To produce a good water effect you need to produce a
reflective surface. The method I have seen used involves using a sheet of
glass, painting the underside black and then countersinking it in to you
base board. I think using glass is a bad idea especially if your layout is
not permanent. The idea is sound though. Instead of glass use Perspex
(plastic), and again paint the underside a dark green (or any colour of your
choice) to imitate the true colour of most water. then fit this Perspex to
your layout, best if it is countersunk. Don't worry if it is not the
intended shape. you can produce the desired shape by covering the Perspex
with scatter. You can go a step further and use brush bristles panted a
yellowy brown to imitate reeds or green to imitate ling grass and weeds. For
best results position trees and busses the opposite side of the viewing
point of the water feature so that the trees and bushes will be reflected in
the water instead of something you don't want such as the wall.
When finished the Perspex will reflect the light from the
surroundings and give you a perfect water reflection. It is important that
the plastic is very clean and clear. This is why glass is often used as it
does not mark and can be polished up.
Making my Inner City Waterway in OO/HO
On my modern image German loft layout,
I decided to split the baseboards up by adding features over or under the
The one I am showing here is a small river which has been built up with
concrete sides etc as in runs through a city centre. No boats travel on this
as it is too small but I wanted to add a pathway alongside for interest.
The pictures and words below describe the work done, which took about a day
Here, the track has been laid, and the
cut outs made with a jig saw. A base and sides were glued and screwed in
using the same plywood as the baseboard.
These Peco girder sides were added,
not exactly German but look OK.
The end and sides are trimmed off with
a tenon saw.
Adding a piece of wood for the
footpath. This is glued and screwed in place.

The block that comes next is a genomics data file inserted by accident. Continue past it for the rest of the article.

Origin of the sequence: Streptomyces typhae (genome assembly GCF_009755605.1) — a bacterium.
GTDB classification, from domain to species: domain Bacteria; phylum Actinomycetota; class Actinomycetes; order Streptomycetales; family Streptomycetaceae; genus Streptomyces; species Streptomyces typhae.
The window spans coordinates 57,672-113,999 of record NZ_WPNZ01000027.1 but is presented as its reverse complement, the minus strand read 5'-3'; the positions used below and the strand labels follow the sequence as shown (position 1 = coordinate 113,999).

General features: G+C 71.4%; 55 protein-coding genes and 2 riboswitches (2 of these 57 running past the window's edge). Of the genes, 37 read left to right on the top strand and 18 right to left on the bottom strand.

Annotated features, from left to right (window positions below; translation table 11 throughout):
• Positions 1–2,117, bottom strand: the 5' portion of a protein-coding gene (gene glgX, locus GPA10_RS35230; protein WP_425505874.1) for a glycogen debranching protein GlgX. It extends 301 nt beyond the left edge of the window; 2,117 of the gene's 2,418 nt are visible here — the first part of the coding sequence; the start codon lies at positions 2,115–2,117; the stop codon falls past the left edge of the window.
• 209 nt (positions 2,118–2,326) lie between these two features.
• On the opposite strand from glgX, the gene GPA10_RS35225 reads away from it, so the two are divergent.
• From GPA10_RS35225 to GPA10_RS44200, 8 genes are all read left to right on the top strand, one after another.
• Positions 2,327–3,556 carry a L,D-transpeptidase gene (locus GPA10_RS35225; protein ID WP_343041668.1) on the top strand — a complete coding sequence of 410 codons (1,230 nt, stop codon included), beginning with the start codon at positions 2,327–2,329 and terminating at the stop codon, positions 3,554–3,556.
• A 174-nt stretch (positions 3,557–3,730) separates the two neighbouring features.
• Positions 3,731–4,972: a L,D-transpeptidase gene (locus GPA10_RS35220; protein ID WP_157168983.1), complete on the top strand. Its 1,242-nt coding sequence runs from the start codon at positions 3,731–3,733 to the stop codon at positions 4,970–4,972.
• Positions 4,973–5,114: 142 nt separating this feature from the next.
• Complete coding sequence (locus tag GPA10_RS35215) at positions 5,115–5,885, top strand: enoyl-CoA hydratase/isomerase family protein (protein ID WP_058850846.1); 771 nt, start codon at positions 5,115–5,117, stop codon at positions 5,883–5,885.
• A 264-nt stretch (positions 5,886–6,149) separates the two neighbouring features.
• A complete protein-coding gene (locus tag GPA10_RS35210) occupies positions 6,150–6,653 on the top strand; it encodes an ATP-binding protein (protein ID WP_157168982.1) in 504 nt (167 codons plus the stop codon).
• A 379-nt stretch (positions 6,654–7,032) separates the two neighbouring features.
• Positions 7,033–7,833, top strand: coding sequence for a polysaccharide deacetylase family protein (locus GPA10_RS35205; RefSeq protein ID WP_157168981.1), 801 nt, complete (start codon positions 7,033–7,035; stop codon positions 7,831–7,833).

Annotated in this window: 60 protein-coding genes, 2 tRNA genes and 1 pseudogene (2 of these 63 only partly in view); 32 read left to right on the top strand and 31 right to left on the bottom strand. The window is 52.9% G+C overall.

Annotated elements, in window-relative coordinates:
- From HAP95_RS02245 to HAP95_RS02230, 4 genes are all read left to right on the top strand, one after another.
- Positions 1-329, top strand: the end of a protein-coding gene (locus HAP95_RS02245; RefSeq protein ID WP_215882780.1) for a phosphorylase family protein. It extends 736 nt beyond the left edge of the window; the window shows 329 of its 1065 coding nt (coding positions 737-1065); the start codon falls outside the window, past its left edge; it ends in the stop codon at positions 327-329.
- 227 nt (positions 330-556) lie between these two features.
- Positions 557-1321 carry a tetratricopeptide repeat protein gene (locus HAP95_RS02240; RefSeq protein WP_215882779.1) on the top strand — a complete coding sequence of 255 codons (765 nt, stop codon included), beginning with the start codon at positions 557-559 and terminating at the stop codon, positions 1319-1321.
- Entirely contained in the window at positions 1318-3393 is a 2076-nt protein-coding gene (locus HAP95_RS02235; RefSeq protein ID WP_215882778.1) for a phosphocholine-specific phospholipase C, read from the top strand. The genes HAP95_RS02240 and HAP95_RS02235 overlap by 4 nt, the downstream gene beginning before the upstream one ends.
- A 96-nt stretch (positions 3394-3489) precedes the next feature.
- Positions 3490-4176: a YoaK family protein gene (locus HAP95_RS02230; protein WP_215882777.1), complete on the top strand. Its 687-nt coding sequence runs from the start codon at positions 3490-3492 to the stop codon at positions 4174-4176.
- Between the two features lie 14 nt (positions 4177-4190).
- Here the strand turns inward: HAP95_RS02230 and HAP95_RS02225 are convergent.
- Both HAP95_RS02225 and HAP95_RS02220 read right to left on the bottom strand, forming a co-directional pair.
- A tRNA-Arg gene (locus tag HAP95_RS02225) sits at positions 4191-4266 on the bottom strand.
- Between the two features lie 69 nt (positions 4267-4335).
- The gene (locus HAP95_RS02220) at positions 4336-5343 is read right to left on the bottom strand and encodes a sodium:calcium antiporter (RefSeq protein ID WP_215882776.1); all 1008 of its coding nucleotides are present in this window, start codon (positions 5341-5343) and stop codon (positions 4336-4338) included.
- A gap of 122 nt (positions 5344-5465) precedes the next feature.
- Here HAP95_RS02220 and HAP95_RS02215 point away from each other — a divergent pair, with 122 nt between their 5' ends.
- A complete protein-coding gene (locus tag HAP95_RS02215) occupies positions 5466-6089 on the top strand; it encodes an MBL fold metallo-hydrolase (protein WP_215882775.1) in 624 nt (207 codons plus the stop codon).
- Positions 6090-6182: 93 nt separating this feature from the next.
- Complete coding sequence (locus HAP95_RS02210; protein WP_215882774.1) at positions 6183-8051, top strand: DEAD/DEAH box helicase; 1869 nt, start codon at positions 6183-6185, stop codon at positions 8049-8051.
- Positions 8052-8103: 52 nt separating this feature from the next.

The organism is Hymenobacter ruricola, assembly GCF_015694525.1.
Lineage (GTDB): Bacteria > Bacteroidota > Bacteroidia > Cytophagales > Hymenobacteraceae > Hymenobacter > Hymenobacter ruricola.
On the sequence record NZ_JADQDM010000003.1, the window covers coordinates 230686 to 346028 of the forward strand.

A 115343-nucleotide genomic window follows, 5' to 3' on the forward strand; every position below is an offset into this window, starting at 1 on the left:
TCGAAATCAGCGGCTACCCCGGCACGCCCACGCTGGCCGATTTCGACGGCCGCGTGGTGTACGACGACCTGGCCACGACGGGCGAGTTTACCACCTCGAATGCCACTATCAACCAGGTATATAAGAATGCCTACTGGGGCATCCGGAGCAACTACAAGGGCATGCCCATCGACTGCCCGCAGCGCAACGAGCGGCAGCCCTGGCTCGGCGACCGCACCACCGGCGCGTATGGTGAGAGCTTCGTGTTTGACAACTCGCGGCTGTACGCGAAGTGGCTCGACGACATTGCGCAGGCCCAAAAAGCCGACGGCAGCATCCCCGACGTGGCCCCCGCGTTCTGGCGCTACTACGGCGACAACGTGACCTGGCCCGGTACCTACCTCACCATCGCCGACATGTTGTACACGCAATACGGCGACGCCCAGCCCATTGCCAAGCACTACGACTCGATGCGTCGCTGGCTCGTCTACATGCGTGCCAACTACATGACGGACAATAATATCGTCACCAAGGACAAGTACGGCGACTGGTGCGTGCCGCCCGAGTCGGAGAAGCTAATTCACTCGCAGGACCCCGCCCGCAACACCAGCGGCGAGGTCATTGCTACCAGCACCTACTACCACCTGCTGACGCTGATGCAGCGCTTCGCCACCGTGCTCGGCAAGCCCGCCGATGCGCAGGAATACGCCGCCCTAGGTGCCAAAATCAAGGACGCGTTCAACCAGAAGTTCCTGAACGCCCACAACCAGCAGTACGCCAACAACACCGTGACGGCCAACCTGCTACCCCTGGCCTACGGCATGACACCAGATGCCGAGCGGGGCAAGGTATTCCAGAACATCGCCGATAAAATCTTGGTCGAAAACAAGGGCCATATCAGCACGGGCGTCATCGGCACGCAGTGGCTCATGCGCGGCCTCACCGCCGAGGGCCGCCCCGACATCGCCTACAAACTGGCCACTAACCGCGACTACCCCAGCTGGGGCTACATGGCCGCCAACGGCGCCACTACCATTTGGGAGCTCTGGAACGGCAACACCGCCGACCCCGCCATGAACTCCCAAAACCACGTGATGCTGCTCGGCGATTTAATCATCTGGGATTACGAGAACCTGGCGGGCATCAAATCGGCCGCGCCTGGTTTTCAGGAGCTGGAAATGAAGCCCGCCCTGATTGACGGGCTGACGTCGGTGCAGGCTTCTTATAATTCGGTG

Some Metcalfe tarmac sheet is now
glued on top of the wood.
In my brass bits box I found the parts
needed for the wall. Its also possible to use plastic but I like soldering!
Brass channel is soldered to some 1
These 1 inch long bits of channel are
soldered to the wall.
I also found a few bits of ladder
which I soldered on as access ladders. These are not really needed here but
the detail is interesting.
I used this blowtorch on a low
setting. Spread a little flux onto the joint area and....
Add a little solder while the brass is
hot. It should spread around the flux.
The soldering is done.
Wash down the parts to remove any left
over flux, otherwise it will ruin the paint.
Trying the work for size. Notice that
cardboard facings have been added to the walls and top of the cut out.
Getting some matt enamel paint onto
the finished article. At this stage I also painted the river bed in a mix of
green and brown acrylics.
Showing the walls fixed in place. I
glued them in with evo stick.
The same with a train passing over !
Before pouring in the EZ water, I
blocked up the ends with a bit of scrap wood. This stops you getting molten
plastic all over your feet !
Heating up the EZ water on a little camping stove (always follow the
manufactures instructions). DONT use a really good saucepan for this !!
This stuff takes a few minutes to set
hard. looks OK for my 1st go. A few bubbles in it but all adds to the
An enjoyable little job, which looks good I think, and fairly inexpensive. I
will be adding a bit of lighting to it soon.